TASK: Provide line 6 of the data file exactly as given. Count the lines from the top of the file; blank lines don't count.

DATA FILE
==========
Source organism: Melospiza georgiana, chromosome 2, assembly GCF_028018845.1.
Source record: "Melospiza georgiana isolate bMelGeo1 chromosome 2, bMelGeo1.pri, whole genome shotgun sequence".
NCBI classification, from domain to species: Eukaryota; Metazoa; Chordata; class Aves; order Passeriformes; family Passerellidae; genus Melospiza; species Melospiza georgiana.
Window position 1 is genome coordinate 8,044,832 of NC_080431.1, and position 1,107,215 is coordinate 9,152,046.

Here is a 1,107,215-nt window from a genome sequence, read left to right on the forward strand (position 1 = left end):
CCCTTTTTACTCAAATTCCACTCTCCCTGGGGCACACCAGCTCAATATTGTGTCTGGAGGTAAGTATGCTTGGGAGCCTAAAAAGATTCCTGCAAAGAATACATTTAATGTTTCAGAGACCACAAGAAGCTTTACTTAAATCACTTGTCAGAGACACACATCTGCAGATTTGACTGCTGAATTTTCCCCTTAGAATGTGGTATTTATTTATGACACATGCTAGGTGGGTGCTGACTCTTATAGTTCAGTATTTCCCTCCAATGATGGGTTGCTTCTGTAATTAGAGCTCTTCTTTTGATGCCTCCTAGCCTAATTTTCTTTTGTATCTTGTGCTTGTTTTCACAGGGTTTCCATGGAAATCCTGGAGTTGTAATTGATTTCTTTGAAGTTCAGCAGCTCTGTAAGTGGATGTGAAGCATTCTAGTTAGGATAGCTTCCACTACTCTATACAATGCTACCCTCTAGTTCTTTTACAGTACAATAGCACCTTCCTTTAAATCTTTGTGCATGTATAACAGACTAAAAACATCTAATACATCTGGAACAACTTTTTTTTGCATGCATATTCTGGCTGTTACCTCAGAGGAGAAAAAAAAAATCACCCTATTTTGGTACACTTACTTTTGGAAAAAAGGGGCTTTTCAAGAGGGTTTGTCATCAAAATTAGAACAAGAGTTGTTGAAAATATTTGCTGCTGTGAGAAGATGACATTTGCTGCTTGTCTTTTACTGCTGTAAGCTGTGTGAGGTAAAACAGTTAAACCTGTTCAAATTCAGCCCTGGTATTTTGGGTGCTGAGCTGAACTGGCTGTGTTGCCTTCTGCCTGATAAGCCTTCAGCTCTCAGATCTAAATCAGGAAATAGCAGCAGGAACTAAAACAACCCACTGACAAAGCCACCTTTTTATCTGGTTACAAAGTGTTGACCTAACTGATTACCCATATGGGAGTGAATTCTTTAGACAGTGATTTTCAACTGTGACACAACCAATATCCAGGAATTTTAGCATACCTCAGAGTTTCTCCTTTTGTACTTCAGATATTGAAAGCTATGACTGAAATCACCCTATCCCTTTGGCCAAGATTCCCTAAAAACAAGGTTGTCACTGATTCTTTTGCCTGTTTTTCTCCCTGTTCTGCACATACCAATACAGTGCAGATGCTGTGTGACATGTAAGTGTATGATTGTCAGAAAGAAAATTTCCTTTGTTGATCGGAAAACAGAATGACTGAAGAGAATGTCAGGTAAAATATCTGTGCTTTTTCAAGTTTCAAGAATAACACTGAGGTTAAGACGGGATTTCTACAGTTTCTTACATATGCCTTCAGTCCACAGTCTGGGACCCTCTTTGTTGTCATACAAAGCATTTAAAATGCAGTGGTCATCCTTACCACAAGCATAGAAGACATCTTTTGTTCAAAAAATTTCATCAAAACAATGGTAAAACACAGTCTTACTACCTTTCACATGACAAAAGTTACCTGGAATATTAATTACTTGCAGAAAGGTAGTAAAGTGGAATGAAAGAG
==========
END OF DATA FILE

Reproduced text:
CCCTTTTTACTCAAATTCCACTCTCCCTGGGGCACACCAGCTCAATATTGTGTCTGGAGGTAAGTATGCTTGGGAGCCTAAAAAGATTCCTGCAAAGAATACATTTAATGTTTCAGAGACCACAAGAAGCTTTACTTAAATCACTTGTCAGAGACACACATCTGCAGATTTGACTGCTGAATTTTCCCCTTAGAATGTGGTATTTATTTATGACACATGCTAGGTGGGTGCTGACTCTTATAGTTCAGTATTTCCCTCCAATGATGGGTTGCTTCTGTAATTAGAGCTCTTCTTTTGATGCCTCCTAGCCTAATTTTCTTTTGTATCTTGTGCTTGTTTTCACAGGGTTTCCATGGAAATCCTGGAGTTGTAATTGATTTCTTTGAAGTTCAGCAGCTCTGTAAGTGGATGTGAAGCATTCTAGTTAGGATAGCTTCCACTACTCTATACAATGCTACCCTCTAGTTCTTTTACAGTACAATAGCACCTTCCTTTAAATCTTTGTGCATGTATAACAGACTAAAAACATCTAATACATCTGGAACAACTTTTTTTTGCATGCATATTCTGGCTGTTACCTCAGAGGAGAAAAAAAAAATCACCCTATTTTGGTACACTTACTTTTGGAAAAAAGGGGCTTTTCAAGAGGGTTTGTCATCAAAATTAGAACAAGAGTTGTTGAAAATATTTGCTGCTGTGAGAAGATGACATTTGCTGCTTGTCTTTTACTGCTGTAAGCTGTGTGAGGTAAAACAGTTAAACCTGTTCAAATTCAGCCCTGGTATTTTGGGTGCTGAGCTGAACTGGCTGTGTTGCCTTCTGCCTGATAAGCCTTCAGCTCTCAGATCTAAATCAGGAAATAGCAGCAGGAACTAAAACAACCCACTGACAAAGCCACCTTTTTATCTGGTTACAAAGTGTTGACCTAACTGATTACCCATATGGGAGTGAATTCTTTAGACAGTGATTTTCAACTGTGACACAACCAATATCCAGGAATTTTAGCATACCTCAGAGTTTCTCCTTTTGTACTTCAGATATTGAAAGCTATGACTGAAATCACCCTATCCCTTTGGCCAAGATTCCCTAAAAACAAGGTTGTCACTGATTCTTTTGCCTGTTTTTCTCCCTGTTCTGCACATACCAATACAGTGCAGATGCTGTGTGACATGTAAGTGTATGATTGTCAGAAAGAAAATTTCCTTTGTTGATCGGAAAACAGAATGACTGAAGAGAATGTCAGGTAAAATATCTGTGCTTTTTCAAGTTTCAAGAATAACACTGAGGTTAAGACGGGATTTCTACAGTTTCTTACATATGCCTTCAGTCCACAGTCTGGGACCCTCTTTGTTGTCATACAAAGCATTTAAAATGCAGTGGTCATCCTTACCACAAGCATAGAAGACATCTTTTGTTCAAAAAATTTCATCAAAACAATGGTAAAACACAGTCTTACTACCTTTCACATGACAAAAGTTACCTGGAATATTAATTACTTGCAGAAAGGTAGTAAAGTGGAATGAAAGAG